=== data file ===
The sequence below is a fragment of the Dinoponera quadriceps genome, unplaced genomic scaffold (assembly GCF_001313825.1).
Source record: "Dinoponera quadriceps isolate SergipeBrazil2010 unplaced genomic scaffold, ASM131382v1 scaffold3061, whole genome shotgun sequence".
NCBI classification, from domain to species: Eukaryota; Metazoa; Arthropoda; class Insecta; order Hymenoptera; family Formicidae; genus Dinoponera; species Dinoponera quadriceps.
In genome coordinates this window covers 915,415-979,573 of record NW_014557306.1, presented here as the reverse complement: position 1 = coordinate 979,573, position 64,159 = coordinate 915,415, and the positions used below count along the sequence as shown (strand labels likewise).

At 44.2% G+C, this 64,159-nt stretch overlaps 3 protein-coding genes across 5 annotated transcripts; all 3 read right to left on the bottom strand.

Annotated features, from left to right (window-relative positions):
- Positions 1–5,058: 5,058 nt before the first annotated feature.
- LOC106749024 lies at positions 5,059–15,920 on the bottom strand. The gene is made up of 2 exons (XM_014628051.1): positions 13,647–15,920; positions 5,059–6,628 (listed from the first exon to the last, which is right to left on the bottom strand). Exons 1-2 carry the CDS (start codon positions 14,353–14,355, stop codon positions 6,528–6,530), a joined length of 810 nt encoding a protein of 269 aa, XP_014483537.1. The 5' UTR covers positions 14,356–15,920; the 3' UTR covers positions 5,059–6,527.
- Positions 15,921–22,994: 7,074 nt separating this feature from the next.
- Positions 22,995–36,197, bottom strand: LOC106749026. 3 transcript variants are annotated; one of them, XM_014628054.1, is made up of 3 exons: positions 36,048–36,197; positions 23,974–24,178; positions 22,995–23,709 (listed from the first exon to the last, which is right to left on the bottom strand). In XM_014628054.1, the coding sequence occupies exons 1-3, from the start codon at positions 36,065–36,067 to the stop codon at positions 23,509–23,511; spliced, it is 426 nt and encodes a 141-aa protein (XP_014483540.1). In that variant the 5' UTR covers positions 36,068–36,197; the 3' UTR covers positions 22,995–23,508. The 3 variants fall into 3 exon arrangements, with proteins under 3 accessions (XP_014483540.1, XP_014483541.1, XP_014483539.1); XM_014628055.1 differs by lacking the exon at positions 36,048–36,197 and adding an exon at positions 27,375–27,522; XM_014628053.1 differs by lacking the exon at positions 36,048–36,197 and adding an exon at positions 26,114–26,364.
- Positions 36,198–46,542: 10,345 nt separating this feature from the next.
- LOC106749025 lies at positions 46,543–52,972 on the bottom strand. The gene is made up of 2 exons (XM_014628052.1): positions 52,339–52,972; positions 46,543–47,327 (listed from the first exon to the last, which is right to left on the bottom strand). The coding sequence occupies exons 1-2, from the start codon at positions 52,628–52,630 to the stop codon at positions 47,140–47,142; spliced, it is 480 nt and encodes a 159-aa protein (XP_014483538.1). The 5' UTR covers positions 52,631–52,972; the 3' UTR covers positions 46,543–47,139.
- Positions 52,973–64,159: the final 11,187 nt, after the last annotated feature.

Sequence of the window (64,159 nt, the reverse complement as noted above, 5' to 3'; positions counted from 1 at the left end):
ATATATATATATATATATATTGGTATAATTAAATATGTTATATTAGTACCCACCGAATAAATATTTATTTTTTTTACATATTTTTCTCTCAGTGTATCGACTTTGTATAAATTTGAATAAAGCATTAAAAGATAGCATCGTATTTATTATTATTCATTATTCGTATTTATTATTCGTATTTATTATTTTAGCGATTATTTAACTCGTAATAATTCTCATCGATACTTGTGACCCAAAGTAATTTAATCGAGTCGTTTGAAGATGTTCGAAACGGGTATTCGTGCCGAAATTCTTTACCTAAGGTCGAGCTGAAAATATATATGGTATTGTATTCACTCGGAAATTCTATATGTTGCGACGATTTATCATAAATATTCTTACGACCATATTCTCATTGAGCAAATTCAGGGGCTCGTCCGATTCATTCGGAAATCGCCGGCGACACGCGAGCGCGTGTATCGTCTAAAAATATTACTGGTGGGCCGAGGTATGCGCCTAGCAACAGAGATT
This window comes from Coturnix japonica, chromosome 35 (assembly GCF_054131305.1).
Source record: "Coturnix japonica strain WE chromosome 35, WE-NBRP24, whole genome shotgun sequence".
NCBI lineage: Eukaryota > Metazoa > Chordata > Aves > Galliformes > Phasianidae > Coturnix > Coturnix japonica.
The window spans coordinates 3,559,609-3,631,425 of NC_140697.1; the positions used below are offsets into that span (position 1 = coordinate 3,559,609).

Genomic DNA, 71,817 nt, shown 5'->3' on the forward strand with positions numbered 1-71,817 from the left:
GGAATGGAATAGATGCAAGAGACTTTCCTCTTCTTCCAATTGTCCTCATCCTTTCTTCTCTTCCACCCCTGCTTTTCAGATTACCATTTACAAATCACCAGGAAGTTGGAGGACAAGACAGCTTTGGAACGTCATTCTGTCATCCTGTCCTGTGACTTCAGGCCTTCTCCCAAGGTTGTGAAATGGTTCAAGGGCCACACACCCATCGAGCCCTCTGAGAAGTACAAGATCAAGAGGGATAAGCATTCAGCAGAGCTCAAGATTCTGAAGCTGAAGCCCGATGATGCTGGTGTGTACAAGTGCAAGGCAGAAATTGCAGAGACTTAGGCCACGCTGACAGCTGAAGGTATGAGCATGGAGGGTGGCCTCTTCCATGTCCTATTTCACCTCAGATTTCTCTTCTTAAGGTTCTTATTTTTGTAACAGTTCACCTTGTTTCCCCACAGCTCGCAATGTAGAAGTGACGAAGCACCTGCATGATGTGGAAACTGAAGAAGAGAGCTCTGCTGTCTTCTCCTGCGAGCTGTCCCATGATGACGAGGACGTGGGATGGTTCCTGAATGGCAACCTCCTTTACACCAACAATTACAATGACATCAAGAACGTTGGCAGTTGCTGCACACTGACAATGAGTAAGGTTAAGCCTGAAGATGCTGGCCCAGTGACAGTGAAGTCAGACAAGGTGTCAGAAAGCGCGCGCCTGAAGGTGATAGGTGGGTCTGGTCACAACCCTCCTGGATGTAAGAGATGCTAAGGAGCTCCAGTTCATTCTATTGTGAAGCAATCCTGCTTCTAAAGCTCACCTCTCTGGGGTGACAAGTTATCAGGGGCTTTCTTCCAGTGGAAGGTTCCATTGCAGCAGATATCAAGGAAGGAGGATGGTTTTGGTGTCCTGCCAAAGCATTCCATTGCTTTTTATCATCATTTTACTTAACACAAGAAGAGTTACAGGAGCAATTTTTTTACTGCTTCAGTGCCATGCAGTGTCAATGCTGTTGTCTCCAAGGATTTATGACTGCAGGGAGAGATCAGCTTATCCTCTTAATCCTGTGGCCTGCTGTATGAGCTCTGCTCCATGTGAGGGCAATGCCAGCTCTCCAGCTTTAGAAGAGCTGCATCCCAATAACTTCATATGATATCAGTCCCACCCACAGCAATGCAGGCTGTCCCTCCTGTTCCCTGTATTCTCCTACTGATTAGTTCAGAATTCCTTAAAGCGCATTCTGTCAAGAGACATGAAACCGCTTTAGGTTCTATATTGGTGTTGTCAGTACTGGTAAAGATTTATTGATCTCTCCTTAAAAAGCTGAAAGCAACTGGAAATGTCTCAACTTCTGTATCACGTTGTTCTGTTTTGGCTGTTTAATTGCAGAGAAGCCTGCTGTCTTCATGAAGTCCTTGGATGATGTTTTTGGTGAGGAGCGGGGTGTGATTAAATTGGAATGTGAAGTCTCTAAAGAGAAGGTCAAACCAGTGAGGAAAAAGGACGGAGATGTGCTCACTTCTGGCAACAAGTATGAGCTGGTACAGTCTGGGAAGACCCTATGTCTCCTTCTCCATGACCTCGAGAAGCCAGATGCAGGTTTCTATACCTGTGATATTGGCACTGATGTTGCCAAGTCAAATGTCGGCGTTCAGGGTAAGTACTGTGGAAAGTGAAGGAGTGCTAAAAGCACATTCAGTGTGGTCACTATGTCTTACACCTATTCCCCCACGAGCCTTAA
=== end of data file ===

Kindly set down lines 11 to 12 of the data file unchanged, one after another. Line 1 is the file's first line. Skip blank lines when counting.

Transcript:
- Positions 36,198–46,542: 10,345 nt separating this feature from the next.
- LOC106749025 lies at positions 46,543–52,972 on the bottom strand. The gene is made up of 2 exons (XM_014628052.1): positions 52,339–52,972; positions 46,543–47,327 (listed from the first exon to the last, which is right to left on the bottom strand). The coding sequence occupies exons 1-2, from the start codon at positions 52,628–52,630 to the stop codon at positions 47,140–47,142; spliced, it is 480 nt and encodes a 159-aa protein (XP_014483538.1). The 5' UTR covers positions 52,631–52,972; the 3' UTR covers positions 46,543–47,139.